Family Courts are open and the team at Eisenberg & Spilman is here to help you with all your family law needs during this difficult time. The attorneys can be reached directly: Laura (248) 283-8744; Amy (248) 283-8737 and Mekel (248) 283-8742. We also offer video conferencing through Zoom.

Family Courts are open and the team at Eisenberg & Spilman is here to help you with all your family law needs during this difficult time. The attorneys can be reached directly: Laura (248) 283-8744 ; Amy (248) 283-8737 and Mekel (248) 283-8742. We also offer video conferencing through Zoom.

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Does the child have a say in child custody matters in Michigan?

On Behalf of | Jan 25, 2021 | child custody

Family law matters can be complex and difficult for Michigan residents. This is true whether the sides are on relatively friendly terms or are in constant battle over every issue in the case. Some aspects are more emotionally wrenching than others and could spark rampant disagreement that can escalate. One frequently contentious part of a divorce is child custody. To be fully protected with child custody disputes, it is wise to have comprehensive legal representation from the start.

The types of child custody and a child possibly expressing a preference

While there are custody arrangements that can be ordered such as sole custody and the two types of joint custody – joint legal custody and joint physical custody – the child might get caught in the middle of the parents’ dispute. If the child has a preference, it is important to understand how that will be considered in the case. The court may decide that the child can have a say in where he or she will live, but there are caveats.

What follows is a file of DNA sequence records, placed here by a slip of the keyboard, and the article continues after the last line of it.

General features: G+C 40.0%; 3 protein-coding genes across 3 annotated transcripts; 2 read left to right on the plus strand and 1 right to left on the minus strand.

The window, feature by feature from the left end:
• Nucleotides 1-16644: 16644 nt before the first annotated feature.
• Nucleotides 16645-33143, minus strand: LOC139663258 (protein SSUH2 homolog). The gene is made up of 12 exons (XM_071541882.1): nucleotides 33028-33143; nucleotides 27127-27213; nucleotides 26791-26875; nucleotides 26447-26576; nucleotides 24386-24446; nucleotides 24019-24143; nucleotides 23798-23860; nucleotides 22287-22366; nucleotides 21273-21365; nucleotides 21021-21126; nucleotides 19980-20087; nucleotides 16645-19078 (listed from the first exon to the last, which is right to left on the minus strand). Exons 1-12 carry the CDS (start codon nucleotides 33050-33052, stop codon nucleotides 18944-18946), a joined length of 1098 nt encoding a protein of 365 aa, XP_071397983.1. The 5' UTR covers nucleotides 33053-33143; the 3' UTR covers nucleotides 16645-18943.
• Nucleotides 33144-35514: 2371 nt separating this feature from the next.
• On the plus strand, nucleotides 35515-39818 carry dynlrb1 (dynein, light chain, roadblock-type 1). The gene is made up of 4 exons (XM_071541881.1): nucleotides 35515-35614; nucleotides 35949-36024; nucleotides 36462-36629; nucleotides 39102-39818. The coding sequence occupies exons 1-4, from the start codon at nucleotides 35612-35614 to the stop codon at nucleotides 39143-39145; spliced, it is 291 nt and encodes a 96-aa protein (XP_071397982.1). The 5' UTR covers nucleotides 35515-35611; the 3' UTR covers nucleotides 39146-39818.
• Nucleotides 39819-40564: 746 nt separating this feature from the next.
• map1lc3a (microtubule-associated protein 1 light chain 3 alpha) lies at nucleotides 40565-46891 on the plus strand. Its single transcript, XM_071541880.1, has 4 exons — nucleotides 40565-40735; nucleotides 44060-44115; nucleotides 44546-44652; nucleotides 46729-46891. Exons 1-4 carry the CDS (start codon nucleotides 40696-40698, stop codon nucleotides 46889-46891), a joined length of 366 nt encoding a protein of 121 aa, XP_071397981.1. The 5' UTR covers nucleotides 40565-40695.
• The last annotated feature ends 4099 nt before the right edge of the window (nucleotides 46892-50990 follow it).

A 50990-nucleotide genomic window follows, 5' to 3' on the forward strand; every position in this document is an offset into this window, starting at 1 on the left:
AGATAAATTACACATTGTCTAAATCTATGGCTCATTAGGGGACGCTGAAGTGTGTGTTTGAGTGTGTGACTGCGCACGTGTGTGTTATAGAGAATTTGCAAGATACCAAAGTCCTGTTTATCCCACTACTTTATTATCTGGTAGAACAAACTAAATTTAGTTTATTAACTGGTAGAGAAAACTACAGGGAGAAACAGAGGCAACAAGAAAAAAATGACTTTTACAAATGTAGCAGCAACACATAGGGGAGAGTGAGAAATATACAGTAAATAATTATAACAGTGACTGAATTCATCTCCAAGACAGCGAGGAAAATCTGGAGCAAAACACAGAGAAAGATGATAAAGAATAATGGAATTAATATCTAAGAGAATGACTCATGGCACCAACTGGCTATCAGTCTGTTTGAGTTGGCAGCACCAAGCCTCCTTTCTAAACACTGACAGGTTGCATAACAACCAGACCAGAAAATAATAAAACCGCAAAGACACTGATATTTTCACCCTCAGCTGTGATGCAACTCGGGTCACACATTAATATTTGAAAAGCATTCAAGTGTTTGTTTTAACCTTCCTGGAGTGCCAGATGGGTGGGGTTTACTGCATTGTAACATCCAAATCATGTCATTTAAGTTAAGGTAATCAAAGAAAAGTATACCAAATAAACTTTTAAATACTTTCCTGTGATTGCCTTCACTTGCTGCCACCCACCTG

Based on the Child Custody Act, the child can express a reasonable preference if it is determined that he or she is of sufficient age and maturity to do so. If the child decides that one residence is preferred over another, it is only one part of the process. The age and maturity is key. It can be complicated to analyze the reasonableness of a child’s request. The judge can assess the child’s age and if there is consistency in the desire to live with a certain parent.

The maturity levels of children can differ. One might be younger, but can make a coherent statement as to why one parent is preferred over the other. Another could be older and not be deemed mature enough to make that decision. The child will not have final say until turning 18 or being emancipated. Children might say they want to live with one parent and later say they want to live with the other. The judge will look for consistency and the request not having been made after spending an extended time with one parent. The child must understand the ramifications of the request.

Legal representation can be key with child custody cases

Even if the child expresses preference, the parents will also want a prominent say in the child custody determination. Knowing the factors the court will weigh, what alternatives are available and how to address and mitigate various challenges is vital for a satisfactory resolution. With divorce, family law, child custody and any other part of a case, a firm that can see a case through from start to end can be helpful.